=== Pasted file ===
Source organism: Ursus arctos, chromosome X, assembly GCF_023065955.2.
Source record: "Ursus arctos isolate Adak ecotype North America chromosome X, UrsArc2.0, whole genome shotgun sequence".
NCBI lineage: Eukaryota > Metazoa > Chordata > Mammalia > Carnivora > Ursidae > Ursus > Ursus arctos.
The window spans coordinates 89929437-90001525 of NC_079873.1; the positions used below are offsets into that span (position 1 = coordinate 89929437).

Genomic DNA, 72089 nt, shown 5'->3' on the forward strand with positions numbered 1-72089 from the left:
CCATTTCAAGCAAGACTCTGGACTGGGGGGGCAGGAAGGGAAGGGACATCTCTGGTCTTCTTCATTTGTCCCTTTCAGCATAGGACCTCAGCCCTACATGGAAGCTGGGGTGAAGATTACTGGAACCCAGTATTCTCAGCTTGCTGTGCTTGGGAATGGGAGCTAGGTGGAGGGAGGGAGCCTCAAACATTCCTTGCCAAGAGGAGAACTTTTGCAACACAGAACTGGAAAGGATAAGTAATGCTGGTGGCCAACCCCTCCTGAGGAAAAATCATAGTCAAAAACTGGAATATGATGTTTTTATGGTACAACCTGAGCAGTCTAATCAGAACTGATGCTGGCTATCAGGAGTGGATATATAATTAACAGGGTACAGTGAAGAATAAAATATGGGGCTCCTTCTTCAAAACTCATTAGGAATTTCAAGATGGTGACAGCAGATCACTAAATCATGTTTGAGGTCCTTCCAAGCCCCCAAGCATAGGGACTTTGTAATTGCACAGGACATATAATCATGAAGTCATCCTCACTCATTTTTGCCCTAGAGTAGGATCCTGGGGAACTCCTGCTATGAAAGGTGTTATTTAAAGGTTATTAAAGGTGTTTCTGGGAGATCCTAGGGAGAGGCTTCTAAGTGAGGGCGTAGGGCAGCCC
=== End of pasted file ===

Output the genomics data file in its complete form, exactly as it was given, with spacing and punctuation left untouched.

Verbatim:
Source organism: Ursus arctos, chromosome X, assembly GCF_023065955.2.
Source record: "Ursus arctos isolate Adak ecotype North America chromosome X, UrsArc2.0, whole genome shotgun sequence".
NCBI lineage: Eukaryota > Metazoa > Chordata > Mammalia > Carnivora > Ursidae > Ursus > Ursus arctos.
The window spans coordinates 89929437-90001525 of NC_079873.1; the positions used below are offsets into that span (position 1 = coordinate 89929437).

Genomic DNA, 72089 nt, shown 5'->3' on the forward strand with positions numbered 1-72089 from the left:
CCATTTCAAGCAAGACTCTGGACTGGGGGGGCAGGAAGGGAAGGGACATCTCTGGTCTTCTTCATTTGTCCCTTTCAGCATAGGACCTCAGCCCTACATGGAAGCTGGGGTGAAGATTACTGGAACCCAGTATTCTCAGCTTGCTGTGCTTGGGAATGGGAGCTAGGTGGAGGGAGGGAGCCTCAAACATTCCTTGCCAAGAGGAGAACTTTTGCAACACAGAACTGGAAAGGATAAGTAATGCTGGTGGCCAACCCCTCCTGAGGAAAAATCATAGTCAAAAACTGGAATATGATGTTTTTATGGTACAACCTGAGCAGTCTAATCAGAACTGATGCTGGCTATCAGGAGTGGATATATAATTAACAGGGTACAGTGAAGAATAAAATATGGGGCTCCTTCTTCAAAACTCATTAGGAATTTCAAGATGGTGACAGCAGATCACTAAATCATGTTTGAGGTCCTTCCAAGCCCCCAAGCATAGGGACTTTGTAATTGCACAGGACATATAATCATGAAGTCATCCTCACTCATTTTTGCCCTAGAGTAGGATCCTGGGGAACTCCTGCTATGAAAGGTGTTATTTAAAGGTTATTAAAGGTGTTTCTGGGAGATCCTAGGGAGAGGCTTCTAAGTGAGGGCGTAGGGCAGCCC